The Fox Networks Group includes entertainment-based channels such as broadcast outlet Fox and cable operations FX, Fox Sports and National Geographic; it does not include the Fox News Channel or Fox Business Network.
While Mr. Vinciquerra is known for his low-key demeanor, his power in the TV industry has been quite significant. He was closely involved in News Corp.'s recent, aggressive negotiations for higher retransmission fees from Cablevision Systems as well as similar talks. Those efforts have become high priorities for media companies such as News Corp. that want to lock in better per-subscriber fees for their TV channels and thereby cushion some of the ups and downs of ad revenue, which fluctuates with the economy and is becoming less predictable as audiences fragment.
Mr. Vinciquerra said he would look at smaller, more entrepreneurial ventures in the future. "It's time for me to pursue a new, probably more entrepreneurial path, and I'm excited to see what unfolds before me," he said in a statement.
Most of his duties will be assumed by Fox International Channels David Haslingden, who will relocate to Los Angeles and become president and chief operating officer at the Fox Networks Group, reporting to News Corp. President-Chief Operating Officer Chase Carey.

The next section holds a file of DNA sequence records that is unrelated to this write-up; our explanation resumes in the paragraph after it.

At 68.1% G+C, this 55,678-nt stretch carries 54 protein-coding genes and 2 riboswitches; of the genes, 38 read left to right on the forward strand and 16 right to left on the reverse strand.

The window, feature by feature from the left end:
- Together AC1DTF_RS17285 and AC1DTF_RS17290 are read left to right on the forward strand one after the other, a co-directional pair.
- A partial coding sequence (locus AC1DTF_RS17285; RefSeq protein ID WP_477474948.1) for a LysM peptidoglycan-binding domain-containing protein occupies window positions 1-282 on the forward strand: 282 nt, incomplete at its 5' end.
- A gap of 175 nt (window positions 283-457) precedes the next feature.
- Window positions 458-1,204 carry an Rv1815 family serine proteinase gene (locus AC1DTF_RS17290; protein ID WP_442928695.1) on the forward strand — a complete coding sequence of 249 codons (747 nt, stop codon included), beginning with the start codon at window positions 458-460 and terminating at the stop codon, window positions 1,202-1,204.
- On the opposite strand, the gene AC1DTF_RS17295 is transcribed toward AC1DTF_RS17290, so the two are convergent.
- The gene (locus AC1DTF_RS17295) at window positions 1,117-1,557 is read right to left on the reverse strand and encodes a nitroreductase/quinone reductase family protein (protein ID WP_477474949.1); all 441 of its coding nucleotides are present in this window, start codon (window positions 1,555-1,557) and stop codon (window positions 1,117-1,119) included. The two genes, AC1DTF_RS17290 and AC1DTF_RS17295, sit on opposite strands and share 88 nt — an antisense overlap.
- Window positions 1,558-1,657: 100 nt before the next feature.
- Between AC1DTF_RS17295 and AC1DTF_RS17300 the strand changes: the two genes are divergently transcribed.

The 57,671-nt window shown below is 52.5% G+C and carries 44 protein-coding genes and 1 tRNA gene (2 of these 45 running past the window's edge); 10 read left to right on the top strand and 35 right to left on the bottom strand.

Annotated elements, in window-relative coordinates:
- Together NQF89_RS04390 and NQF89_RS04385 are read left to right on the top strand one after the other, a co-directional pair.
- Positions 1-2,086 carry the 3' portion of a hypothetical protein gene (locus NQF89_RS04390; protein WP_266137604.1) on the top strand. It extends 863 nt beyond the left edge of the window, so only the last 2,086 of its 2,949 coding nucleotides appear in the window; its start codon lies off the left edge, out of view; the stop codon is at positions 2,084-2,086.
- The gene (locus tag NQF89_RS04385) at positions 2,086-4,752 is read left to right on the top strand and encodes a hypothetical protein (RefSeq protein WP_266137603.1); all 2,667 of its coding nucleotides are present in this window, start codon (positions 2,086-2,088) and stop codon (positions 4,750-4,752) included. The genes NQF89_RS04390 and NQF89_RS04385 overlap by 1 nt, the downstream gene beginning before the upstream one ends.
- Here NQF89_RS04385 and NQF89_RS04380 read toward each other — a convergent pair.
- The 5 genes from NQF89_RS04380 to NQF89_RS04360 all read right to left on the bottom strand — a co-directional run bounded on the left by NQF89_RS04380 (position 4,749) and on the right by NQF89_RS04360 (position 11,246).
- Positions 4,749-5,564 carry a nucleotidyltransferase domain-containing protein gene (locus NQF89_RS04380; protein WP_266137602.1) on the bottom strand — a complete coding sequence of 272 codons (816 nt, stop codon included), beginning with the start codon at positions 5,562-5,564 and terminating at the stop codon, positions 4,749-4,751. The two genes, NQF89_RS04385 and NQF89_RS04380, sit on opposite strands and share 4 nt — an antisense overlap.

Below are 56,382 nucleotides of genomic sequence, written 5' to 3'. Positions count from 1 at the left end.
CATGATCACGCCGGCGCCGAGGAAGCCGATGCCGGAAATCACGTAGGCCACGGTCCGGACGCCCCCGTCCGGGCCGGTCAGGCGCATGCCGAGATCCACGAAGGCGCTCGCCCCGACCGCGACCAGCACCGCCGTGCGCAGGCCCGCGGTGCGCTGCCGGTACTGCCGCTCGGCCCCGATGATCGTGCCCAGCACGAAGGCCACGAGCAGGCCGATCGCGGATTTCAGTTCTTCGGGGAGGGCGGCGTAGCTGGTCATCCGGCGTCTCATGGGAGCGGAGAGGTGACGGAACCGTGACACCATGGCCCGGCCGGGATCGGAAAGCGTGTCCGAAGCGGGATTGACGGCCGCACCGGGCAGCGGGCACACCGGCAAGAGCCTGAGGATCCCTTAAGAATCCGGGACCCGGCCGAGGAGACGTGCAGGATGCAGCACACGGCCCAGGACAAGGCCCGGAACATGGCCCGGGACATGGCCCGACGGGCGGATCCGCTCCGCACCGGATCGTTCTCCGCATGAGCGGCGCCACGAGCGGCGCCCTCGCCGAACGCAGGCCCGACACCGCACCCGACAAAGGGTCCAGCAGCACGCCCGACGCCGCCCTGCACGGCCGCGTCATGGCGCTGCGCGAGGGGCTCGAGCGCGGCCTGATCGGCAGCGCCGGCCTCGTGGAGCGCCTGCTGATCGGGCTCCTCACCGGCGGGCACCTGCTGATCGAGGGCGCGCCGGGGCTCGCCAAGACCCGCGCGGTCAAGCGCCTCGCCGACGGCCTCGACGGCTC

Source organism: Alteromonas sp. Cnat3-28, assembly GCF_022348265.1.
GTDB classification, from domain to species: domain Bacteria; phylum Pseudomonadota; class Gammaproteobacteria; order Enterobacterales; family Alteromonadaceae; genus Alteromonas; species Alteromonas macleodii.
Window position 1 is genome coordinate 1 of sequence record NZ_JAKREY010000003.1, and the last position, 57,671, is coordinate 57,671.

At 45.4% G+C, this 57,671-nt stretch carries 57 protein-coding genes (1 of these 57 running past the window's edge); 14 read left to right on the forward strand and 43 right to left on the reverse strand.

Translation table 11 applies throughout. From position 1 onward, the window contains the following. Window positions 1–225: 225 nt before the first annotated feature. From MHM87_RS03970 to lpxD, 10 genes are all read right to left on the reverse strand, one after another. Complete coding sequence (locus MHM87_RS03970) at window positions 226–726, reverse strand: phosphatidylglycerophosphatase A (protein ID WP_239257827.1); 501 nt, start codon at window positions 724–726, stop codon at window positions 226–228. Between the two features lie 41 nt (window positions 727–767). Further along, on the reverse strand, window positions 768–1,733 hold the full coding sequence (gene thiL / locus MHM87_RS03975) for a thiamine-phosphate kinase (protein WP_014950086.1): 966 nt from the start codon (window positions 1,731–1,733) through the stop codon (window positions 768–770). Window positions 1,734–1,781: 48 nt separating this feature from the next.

Hernan Lopez, who has been working on News Corp.'s international cable channel growth, is being promoted to president-CEO of Fox International Channels, reporting to Mr. Haslingden. David Hill, chairman-CEO of Fox Sports Media Group, will expand his role to manage Fox's oversight of the National Geographic Channels' domestic joint venture. Randy Freer and Eric Shanks, each of whom held separate president titles at Fox Sports, will now serve as co-president and COOs of Fox Sports Media Group.
Mr. Vinciquerra is the latest veteran to step down from News Corp.'s TV ranks. Jon Nesvig, the longtime head of ad sales for Fox Broadcasting, stepped down from his post at the end of 2010.